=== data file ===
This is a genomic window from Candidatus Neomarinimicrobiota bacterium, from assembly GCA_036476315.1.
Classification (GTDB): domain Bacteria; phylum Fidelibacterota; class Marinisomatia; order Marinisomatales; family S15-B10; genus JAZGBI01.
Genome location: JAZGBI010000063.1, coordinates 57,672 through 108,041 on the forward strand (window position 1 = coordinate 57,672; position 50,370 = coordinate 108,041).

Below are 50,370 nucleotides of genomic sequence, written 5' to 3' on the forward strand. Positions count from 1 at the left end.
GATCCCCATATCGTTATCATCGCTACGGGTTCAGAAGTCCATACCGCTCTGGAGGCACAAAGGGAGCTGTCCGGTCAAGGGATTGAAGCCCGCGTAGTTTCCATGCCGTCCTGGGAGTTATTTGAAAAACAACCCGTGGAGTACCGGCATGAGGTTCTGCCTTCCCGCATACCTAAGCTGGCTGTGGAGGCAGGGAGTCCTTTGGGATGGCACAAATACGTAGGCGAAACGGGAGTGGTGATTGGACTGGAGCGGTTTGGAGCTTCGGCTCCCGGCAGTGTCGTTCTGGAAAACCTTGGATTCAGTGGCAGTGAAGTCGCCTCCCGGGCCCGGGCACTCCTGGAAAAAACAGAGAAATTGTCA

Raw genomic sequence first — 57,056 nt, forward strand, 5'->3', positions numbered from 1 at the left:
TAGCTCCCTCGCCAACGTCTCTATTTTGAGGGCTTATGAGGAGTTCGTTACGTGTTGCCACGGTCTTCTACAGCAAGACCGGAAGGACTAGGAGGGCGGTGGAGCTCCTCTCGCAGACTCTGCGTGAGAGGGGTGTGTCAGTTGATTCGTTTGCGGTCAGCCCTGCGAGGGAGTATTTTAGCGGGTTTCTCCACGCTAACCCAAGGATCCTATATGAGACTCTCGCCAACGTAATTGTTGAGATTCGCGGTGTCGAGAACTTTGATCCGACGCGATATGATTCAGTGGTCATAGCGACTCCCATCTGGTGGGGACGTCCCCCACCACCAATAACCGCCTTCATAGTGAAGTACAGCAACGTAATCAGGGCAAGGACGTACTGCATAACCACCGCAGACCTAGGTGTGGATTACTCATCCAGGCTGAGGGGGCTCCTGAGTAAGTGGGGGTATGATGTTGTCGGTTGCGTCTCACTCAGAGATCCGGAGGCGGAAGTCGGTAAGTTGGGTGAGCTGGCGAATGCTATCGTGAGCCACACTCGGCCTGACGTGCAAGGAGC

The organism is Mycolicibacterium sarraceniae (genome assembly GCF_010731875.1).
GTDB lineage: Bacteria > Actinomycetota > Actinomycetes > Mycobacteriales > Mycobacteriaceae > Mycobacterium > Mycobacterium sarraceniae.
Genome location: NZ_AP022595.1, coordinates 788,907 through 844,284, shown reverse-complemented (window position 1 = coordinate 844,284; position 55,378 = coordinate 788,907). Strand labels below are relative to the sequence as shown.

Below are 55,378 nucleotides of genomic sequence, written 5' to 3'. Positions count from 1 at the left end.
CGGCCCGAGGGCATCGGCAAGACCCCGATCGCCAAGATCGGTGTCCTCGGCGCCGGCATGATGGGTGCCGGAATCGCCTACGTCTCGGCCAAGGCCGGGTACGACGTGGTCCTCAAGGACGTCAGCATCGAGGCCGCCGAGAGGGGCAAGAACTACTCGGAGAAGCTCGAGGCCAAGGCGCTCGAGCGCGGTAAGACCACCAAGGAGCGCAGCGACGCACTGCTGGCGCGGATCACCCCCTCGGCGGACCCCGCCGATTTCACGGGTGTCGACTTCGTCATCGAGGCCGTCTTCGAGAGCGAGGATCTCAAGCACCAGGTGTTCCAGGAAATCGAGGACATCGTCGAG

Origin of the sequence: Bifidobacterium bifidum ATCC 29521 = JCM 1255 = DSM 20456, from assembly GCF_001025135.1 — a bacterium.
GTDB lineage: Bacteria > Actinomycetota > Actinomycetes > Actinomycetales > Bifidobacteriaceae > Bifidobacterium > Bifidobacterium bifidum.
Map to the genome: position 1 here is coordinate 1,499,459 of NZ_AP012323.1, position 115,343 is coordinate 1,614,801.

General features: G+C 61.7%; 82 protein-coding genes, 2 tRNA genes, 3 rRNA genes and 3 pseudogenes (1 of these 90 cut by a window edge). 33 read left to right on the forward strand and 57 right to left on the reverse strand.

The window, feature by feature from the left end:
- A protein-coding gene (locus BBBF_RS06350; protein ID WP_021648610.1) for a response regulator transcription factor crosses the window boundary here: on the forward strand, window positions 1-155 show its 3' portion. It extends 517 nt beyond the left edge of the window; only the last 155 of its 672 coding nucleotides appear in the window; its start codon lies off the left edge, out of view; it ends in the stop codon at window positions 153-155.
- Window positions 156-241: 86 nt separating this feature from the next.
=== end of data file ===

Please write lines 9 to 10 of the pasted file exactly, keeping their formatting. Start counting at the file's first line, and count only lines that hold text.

GTDB lineage: Bacteria > Actinomycetota > Actinomycetes > Mycobacteriales > Mycobacteriaceae > Mycobacterium > Mycobacterium sarraceniae.
Genome location: NZ_AP022595.1, coordinates 788,907 through 844,284, shown reverse-complemented (window position 1 = coordinate 844,284; position 55,378 = coordinate 788,907). Strand labels below are relative to the sequence as shown.